Finally, for this list, I include the next one for those of you who are like me and are nosey about the people whose work we read. When I visit a home I always go straight to the bookshelves or CD racks if they are obvious and scour what I find there. It tells me a lot about the person I’m visiting. It is the same with blogs and blogger’s ‘top 10’s’. So My top 10 Albums proved to be a popular read. It still gets some hits and had lots of comments – some from those in disbelief that I could have missed their favourite bands. It was a fun post and there are a few others like that dotted around on this blog. Which reminds me…I promised to do a Top 10 Musicals at some point. I must get on with that…
Ek Maghe Sheet Jae Na is at the bottom of the list partly, I think, because miniposts don’t get advertised on my own social networks (they are meant, primarily, for those of you who follow the blog though I don’t make them private – I may do before long though if I can figure out how to make wordpress let me). This post looked at winter in Bangladesh. It doesn’t happen for long and it is mild in comparison to most winters around the world. Yet it is still deadly for the poor. Take a look – miniposts are always short.
Minipost 3 – S.A.D. carried on the winter theme but looked at a condition that not many know about and some don’t believe in. I can tell you, as a school teacher for many years in the UK which suffers horribly from this problem, SAD definitely exists and is a nightmare for teachers throughout the country. Does it affect you in your country? Let me know.
Minipost 7 – Technology, Pratchett and Life in Bangladesh was, I admit, an eclectic mix of things to talk about; especially in just 500 words. I combined some comments about the Internet and my love/hate relationship with it between my two countries with my excitement, at the time, with kindle and Audible. I’m still a big fan. Terry Pratchett was a side subject but reading his books should, I believe, be mandatory for all nations.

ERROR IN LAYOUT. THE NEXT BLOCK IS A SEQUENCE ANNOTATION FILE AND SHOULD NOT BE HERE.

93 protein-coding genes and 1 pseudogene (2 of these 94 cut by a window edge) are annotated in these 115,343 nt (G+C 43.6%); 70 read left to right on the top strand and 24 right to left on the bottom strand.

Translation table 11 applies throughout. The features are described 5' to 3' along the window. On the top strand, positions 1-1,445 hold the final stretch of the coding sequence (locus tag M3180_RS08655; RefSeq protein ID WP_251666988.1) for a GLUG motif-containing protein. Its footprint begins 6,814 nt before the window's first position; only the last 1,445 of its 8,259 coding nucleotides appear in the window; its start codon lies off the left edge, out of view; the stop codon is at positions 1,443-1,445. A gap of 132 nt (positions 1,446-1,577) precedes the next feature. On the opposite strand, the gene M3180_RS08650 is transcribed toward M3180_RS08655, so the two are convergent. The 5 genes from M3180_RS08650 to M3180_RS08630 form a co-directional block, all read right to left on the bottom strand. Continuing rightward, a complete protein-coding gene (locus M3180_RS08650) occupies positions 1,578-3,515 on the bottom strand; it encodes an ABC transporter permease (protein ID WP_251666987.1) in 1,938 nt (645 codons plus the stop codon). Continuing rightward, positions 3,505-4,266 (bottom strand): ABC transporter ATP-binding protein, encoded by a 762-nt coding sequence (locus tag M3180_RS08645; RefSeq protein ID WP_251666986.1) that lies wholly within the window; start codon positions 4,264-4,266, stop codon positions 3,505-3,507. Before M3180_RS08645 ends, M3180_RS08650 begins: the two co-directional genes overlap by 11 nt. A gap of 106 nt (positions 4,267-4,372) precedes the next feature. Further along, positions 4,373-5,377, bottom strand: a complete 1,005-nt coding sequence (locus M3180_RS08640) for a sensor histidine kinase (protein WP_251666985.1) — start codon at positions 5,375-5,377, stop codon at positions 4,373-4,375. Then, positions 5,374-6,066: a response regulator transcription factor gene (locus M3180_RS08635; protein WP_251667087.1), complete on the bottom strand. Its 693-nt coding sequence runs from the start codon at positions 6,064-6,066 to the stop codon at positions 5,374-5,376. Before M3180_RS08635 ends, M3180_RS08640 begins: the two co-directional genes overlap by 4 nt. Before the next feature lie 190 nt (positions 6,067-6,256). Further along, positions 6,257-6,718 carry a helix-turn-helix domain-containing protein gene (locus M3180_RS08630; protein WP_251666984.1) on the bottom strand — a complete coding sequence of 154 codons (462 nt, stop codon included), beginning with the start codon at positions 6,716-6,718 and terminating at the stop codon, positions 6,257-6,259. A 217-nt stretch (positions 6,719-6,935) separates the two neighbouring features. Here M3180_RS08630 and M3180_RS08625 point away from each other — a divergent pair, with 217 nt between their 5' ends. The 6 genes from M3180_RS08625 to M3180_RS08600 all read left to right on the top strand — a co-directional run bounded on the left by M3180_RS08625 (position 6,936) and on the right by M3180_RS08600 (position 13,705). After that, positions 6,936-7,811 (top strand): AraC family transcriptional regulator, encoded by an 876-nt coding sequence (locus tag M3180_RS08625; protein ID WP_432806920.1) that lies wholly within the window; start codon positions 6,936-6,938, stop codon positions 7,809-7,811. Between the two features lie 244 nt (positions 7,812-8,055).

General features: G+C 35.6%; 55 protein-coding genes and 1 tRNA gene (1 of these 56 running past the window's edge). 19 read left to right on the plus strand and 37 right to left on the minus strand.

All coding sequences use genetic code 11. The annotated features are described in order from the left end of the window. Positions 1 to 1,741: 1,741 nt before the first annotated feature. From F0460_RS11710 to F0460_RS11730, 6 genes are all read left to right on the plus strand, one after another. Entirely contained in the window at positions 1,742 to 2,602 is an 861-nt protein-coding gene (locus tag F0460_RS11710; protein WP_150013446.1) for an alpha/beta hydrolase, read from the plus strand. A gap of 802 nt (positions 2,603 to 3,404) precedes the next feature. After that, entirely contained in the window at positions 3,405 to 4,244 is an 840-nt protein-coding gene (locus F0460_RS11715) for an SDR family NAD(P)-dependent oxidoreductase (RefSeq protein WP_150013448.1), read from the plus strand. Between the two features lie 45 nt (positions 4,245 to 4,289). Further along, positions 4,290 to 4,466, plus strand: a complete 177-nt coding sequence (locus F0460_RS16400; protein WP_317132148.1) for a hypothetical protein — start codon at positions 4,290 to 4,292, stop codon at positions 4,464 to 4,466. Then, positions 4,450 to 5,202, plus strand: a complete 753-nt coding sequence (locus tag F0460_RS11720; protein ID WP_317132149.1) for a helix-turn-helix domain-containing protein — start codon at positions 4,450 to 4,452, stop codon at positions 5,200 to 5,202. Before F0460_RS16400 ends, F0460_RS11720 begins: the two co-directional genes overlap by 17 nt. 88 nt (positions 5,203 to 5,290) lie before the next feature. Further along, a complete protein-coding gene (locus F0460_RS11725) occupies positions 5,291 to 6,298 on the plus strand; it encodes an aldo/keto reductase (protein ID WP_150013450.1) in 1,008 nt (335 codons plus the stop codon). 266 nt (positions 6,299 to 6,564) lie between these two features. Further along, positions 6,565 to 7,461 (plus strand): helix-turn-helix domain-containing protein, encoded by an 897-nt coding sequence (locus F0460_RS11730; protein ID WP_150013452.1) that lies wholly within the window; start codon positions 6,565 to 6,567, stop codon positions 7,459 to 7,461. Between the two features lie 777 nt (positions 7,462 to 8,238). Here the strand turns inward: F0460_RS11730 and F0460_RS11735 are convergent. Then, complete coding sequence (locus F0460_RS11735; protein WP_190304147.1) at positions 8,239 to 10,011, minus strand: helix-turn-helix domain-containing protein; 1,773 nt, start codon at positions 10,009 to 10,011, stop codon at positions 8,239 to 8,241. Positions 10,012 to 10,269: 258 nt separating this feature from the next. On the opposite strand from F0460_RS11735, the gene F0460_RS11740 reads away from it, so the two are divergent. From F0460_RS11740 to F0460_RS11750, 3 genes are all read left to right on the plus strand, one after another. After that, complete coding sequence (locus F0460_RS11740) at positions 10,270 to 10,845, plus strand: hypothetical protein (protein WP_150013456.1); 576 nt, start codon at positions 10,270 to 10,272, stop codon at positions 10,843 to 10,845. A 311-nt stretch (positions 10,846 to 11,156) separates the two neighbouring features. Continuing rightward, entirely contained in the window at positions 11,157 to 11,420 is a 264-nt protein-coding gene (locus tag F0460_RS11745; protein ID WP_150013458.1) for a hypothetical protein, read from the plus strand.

In April those of us who live inside the LAMB compound experienced life for everyone outside for when our electricity generators all broke at the same time. We had weeks and weeks of experiencing the horrors of ‘load-shedding’ where the Government turns electricity off for hours at a time several times a day just when the heat is at its worst. When Darkness Falls reflects on this. If you are used to continuous electricity that never stops and you admit you often waste it without thinking about it – read this post.
One of my all-time favourite posts was The Widow’s Cry told as a story but the events that took place are still red raw to me now two years later. But not many have read it. It is long and not fun but does talk over my feelings about grief and compares a Santal funeral with the passing of my father just a few months before the post was written.
Perhaps titling a post as ‘Chimneys’ was not the cleverest thing I did from a blog marketing point of view. All the advice on writing ‘killer’ blog titles would say that was a big mistake as the word is not a big Google hit and does not inspire people to want to read it. But I stand by the decision even though this post really looks at a theory of why Western culture and Asian culture are very different to each other. I’m no sociologist (though my Masters is very sociological in content) but the basis for the argument came from someone who is and they suggest that the chimney is the source of all our differences (yes, really). I would love to hear your thoughts (in agreement or disagreeing) about this – especially if you joined the blog in the last 3 or 4 months.
So there you go. I’ve you’ve read all these before, sorry (but why don’t you read them again and make a comment? It is possible to do so now but wasn’t easy in the early days). If you’ve not seen them before – please – check them out.
I hope you like them.